When you change the way you look at things, the things you look at change.

04.22.2013 / Author: Dipika Kohli

Uncovering Durham, NC, residents’ most passionate dreams—articulated in one word per person—for their city’s future, community art project STITCH is in its final stretch of a Kickstarter campaign, which is set to end on

“Love,” “blessed,” and “yeasty,” are a few of the 276 words that emerged as more than 500 people added their own and voted on words garnered by a simple question, “In one word, tell us what you’d like to see Durham become.” From the mayor to young schoolgoers, words gathered by hand by asking directly or through an online form came together. You can see the word cloud at http://www.orangutanswing.com/stitch.

STITCH is the name of the project underway to collect the community’s voice for what it would like to become, and make that into something tangible. That’s where the April 8 launch for Kickstarter comes in. It’s a crowdsourcing platform to gather microfunds through which the organizers—Akira Morita and his wife Dipika Kohli, who are co-owners of their own creative studio, seek to generate conversations around how art is perceived in the community, gather support for the local artists, and change the way things are done normally. STITCH is a way to bring the creative process of discovery and play into a public forum.

Can the team gather enough interest from local citizens to art direct original new artworks by some 20 local artists that will be inspired by STITCH’s Top 50 words? That’s the question the Kickstarter will seek to solve.

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Ten Meters of Thinking: The ABC of Communication

03.11.2013 / Author: Paul Hughes

Through his ’10 meters of thinking’ Paul Hughes unrolls stories that create organizational change. This change is an ongoing path where he uses design & branding to pave the way and offer signposts for the journey, which he coaches participants to walk with practical steps.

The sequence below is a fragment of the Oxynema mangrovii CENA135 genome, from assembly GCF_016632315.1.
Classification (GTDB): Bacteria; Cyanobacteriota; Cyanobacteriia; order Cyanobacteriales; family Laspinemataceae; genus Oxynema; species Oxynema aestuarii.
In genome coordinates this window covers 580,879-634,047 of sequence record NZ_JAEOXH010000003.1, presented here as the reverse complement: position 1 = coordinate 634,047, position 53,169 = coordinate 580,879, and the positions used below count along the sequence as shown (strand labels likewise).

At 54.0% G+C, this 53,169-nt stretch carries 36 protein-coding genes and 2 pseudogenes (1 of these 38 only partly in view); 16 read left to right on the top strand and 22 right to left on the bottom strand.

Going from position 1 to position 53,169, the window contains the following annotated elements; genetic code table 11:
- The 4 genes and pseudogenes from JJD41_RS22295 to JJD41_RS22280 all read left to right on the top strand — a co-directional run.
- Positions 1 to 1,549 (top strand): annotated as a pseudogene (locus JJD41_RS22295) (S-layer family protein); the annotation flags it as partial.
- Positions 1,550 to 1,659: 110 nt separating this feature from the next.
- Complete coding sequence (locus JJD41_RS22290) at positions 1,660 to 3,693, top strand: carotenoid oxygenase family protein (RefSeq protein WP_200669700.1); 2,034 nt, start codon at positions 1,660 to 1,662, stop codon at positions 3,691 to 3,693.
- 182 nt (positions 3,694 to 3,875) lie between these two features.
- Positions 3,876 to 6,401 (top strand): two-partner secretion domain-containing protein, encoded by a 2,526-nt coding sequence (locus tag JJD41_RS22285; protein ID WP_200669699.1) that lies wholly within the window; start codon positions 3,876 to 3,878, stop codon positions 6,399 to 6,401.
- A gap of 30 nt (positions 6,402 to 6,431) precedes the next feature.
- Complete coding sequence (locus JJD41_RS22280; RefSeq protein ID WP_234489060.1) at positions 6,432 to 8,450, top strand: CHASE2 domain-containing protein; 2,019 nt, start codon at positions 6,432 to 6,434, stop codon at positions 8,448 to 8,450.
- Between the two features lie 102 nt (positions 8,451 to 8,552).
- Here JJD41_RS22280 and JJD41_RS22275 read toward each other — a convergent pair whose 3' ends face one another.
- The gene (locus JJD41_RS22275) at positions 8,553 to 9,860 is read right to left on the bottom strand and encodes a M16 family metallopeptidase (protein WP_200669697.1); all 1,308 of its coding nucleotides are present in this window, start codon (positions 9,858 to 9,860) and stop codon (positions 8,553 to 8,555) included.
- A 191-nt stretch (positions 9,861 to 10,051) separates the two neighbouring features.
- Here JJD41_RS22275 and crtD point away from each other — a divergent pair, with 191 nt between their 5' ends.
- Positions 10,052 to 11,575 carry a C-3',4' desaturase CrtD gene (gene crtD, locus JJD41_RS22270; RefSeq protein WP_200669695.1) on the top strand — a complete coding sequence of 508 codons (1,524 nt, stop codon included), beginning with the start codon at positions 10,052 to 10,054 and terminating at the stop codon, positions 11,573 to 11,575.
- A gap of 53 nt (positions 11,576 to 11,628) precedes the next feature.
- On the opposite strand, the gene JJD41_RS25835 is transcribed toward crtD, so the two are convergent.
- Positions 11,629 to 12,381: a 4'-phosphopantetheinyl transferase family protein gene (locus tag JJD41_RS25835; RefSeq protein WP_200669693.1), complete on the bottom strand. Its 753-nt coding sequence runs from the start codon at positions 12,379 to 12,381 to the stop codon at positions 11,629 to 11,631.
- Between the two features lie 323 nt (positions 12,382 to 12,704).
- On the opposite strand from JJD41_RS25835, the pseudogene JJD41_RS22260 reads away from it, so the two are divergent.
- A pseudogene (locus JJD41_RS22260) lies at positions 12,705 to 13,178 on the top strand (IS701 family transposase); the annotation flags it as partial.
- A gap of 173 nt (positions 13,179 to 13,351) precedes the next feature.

Ten Meters of Thinking is a visual/verbal experience where Paul Hughes draws as he speaks. Across ten meters of paper he reveals stories that are used to stimulate individual and organizational change. Storytelling is a timeless art that Paul applies in a timely manner.

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Branding is a choice.

08.14.2012 / Author: Ryan Anderson

The easiest way to explain what a design is to a non-designer is that it is a series of decisions. From the broad (“what is this thing?”) to the minute (“should this be one pixel closer?”), every decision shapes the final product. The difference between good and great design often lies in the strength of and commitment to those decisions.

Branding follows the same principle. When a logo doesn’t have a strong rationale, if the corporate colours are chosen because it’s the colour of someone’s bedroom, that’s when branding fails.
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What is Damn Good Design?

05.04.2012 / Author: Steve Zelle

Damn good design can be groundbreaking, making us reflect “I NEVER would have thought of that”. It can suddenly become painfully obvious making us think “why DIDN’T I come up with that?”. Damn good design can surprise us, make us smile, form strong opinions, and result in action.

In the recently published book Damn Good: Top Designers Discuss Their all Time Favourite Projects, Tim Lapetino and Jason Adam of design-firm Hexanine explore what sets Damn Good work apart.

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Are we allowed to be creative?

04.18.2011 / Author: Dipika Kohli

Picture it.

The seed of an idea parks in your head. And won’t dislodge.

The more you talk about it, the more it spools from vague to shapely. But it’s still elusive.

As you attempt to articulate, you know your speech is warbled. That doesn’t stop you.

People look at you like you have three heads. No matter. You continue your soliloquy.

Every. Chance. You. Get.

And then, one minute, you float from scattered to perfect clarity.

You’ve bubbled over.

Every molecule in your body shakes with new knowledge: it’s time.

Pick up the pencil. Flesh a first, clean line.

Welcome to the creative process.

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One Year of Processed Identity (Time for Change)

04.14.2011 / Author: Steve Zelle

Processed Identity is a highlight of the past year for me. I love running the site, meeting contributors and being involved in the discussions around the creative process of logo and brand design.

A year was also long enough to know I needed to make some changes.

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